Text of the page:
Music Monday: Pirate Radio


On Saturday I watched Pirate Radio, a great movie with an all-star cast and an equally star studded soundtrack. I may be a little late to the party, I guess this movie has been out for a while now, but if you haven't seen it - you should. It's a great story about a quirky cast of characters, their love of Rock n'Roll and how they stick it to the man (the man in this case being the British Parliament).

The soundtrack is full of iconic music from the 1960's; The Beatles, David Bowie, The Who, Dusty Springfield, Jimi Hendrix and so many more. I also found a few character playlists; special musical playlists that writer-director Richard Curtis created for each of the DJs featured in the film.


In other news... now I want to get married on a boat! There's this great scene where January Jones who plays Elenore, and Chris O'Dowd who plays Simple Simon, get married on the deck of the ship. The set is so pretty and simple, decorated with colourful bunting flags, garland and records swaying in the wind. Here, have a look for yourself - wouldn't this be a dreamy wedding?!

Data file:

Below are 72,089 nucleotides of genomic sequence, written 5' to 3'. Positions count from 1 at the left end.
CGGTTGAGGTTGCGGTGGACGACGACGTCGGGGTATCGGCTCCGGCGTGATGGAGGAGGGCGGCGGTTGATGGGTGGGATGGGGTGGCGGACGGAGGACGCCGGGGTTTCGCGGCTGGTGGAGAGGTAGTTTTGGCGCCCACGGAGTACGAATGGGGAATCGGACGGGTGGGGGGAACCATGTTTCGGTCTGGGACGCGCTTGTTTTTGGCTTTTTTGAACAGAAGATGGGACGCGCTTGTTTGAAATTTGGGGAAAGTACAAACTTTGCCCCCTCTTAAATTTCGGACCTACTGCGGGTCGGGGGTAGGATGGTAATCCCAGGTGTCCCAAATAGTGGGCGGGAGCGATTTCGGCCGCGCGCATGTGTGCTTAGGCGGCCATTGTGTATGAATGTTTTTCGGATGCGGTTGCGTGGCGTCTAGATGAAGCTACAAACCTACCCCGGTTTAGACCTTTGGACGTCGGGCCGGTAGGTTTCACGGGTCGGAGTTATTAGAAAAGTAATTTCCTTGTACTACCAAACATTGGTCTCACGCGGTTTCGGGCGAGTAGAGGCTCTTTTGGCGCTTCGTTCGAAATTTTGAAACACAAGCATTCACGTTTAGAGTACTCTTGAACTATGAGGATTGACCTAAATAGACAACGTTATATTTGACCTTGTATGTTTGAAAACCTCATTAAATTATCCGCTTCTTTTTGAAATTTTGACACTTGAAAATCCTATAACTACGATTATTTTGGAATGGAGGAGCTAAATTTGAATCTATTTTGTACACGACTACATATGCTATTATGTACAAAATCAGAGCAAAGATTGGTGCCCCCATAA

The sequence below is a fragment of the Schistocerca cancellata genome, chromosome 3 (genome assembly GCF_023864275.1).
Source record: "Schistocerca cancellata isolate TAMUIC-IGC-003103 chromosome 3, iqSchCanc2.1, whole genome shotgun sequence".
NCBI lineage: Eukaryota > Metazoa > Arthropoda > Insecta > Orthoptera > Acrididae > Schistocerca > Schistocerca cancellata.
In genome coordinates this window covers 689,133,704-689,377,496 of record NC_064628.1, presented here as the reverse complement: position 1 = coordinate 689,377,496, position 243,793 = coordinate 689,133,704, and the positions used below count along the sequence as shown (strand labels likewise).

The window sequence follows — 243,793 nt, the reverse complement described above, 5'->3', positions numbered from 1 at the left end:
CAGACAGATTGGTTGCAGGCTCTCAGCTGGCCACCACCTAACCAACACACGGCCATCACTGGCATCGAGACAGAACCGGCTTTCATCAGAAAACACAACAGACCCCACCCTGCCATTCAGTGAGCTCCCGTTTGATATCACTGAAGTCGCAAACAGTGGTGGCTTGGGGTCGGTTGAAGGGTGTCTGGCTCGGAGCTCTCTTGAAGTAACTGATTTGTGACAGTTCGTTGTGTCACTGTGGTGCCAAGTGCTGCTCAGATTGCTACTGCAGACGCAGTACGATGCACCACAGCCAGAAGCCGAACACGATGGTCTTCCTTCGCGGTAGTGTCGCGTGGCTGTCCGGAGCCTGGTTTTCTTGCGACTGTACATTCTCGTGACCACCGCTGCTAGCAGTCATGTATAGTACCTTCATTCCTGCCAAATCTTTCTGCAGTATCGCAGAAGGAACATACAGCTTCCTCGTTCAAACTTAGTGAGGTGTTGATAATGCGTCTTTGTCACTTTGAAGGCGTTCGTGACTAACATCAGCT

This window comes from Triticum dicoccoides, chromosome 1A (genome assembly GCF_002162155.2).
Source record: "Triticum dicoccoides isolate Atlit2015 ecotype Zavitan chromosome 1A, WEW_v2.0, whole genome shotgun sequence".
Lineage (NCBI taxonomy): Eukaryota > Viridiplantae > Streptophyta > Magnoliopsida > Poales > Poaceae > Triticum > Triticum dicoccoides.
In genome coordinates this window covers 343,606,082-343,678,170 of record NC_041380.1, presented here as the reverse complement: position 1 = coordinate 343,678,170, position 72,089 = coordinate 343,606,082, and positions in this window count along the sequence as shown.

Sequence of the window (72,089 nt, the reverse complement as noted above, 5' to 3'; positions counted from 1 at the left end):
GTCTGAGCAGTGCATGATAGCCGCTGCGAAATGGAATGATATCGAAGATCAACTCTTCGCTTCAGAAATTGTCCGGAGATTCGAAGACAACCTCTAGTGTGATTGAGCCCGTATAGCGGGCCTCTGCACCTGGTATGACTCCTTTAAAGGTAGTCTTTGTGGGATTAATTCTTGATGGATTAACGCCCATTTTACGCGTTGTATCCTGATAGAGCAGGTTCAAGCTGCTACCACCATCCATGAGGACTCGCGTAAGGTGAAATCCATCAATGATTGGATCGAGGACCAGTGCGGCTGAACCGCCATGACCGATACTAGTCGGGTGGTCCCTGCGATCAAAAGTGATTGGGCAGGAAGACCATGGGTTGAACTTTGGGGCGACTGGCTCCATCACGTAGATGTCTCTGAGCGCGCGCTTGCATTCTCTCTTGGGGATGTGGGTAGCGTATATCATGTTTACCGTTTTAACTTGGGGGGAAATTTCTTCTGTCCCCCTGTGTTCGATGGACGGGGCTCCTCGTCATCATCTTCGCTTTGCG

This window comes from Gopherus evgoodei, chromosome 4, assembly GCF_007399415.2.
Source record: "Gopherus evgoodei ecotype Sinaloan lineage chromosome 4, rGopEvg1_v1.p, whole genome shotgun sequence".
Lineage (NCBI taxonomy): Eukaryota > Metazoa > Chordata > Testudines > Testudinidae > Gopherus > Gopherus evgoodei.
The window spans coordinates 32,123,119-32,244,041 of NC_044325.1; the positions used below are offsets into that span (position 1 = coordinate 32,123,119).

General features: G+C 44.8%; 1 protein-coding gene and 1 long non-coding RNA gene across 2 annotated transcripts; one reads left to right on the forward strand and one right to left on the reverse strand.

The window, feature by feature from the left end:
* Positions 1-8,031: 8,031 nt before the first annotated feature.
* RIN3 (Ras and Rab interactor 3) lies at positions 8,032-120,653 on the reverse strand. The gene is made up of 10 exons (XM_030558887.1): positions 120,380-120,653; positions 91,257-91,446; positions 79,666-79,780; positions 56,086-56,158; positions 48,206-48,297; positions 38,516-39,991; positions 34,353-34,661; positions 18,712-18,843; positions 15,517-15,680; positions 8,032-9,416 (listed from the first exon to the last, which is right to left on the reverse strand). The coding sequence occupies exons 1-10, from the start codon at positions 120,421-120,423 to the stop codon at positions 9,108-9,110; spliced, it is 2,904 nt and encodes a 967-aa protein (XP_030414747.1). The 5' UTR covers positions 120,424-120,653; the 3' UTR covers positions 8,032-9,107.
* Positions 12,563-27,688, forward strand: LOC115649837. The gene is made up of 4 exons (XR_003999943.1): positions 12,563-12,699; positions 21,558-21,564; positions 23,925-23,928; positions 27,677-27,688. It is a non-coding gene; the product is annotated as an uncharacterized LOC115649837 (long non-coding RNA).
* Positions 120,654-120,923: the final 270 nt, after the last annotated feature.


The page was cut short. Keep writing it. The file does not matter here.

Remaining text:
Happy holiday Monday!
x bess

(images: Pirate Radio)


  1. I just watched this last night. The soundtrack is amazing!! I've already requested it from the library. I love all the shots of people listening to the radio...girl in bathroom, boy in bed, nurses, college girls, etc.

  2. well I am now going to order it on demand from cable and make the hub watch it w/me.

  3. @Noodles and Waffles: agreed! The shots of all the English folk listen to their transistor radios are great.

    @Plantress: enjoy!!

  4. 'Offshore Radio' is very loosely fact-based. Those of us who love the offshore stations were very disappointed with the film, as were most of the former DJs. The real story, yet to be told, is much more interesting.

    We were also disappointed that although the movie was supposedly set in 1966, the soundtrack did not stick to tracks from that year. There certainly wasn't any shortage of them!

    The scenes of people enjoying 'Radio Rock' and crying when the station was forced off the air have often been criticised as unrealistic. That really happened. Everybody loved the offshore stations and fans, both female AND male, cried in the streets on August 14th 1967, when Radio London closed down. Some carried a coffin to 10 Downing Street to protest. Over 1000 others, many wearing black armbands, turned up at Liverpool Street station to meet the train carrying the DJs.


    Mary Payne, Radio London Webmaster


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